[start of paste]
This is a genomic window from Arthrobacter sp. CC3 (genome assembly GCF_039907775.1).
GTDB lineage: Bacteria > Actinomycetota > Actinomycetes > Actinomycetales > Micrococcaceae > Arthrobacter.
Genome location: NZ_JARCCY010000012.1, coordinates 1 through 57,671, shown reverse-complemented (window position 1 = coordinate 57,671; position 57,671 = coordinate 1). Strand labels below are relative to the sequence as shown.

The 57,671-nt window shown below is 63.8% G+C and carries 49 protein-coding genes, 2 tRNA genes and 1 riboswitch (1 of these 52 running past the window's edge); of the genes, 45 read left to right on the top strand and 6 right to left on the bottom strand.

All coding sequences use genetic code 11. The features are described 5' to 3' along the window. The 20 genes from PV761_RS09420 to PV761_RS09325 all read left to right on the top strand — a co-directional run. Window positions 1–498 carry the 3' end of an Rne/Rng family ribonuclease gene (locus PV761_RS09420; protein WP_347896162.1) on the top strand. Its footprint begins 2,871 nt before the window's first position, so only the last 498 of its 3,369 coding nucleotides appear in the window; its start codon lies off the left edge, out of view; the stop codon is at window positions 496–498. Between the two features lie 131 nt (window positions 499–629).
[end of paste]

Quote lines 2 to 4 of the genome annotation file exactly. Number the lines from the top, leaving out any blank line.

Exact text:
GTDB lineage: Bacteria > Actinomycetota > Actinomycetes > Actinomycetales > Micrococcaceae > Arthrobacter.
Genome location: NZ_JARCCY010000012.1, coordinates 1 through 57,671, shown reverse-complemented (window position 1 = coordinate 57,671; position 57,671 = coordinate 1). Strand labels below are relative to the sequence as shown.

The 57,671-nt window shown below is 63.8% G+C and carries 49 protein-coding genes, 2 tRNA genes and 1 riboswitch (1 of these 52 running past the window's edge); of the genes, 45 read left to right on the top strand and 6 right to left on the bottom strand.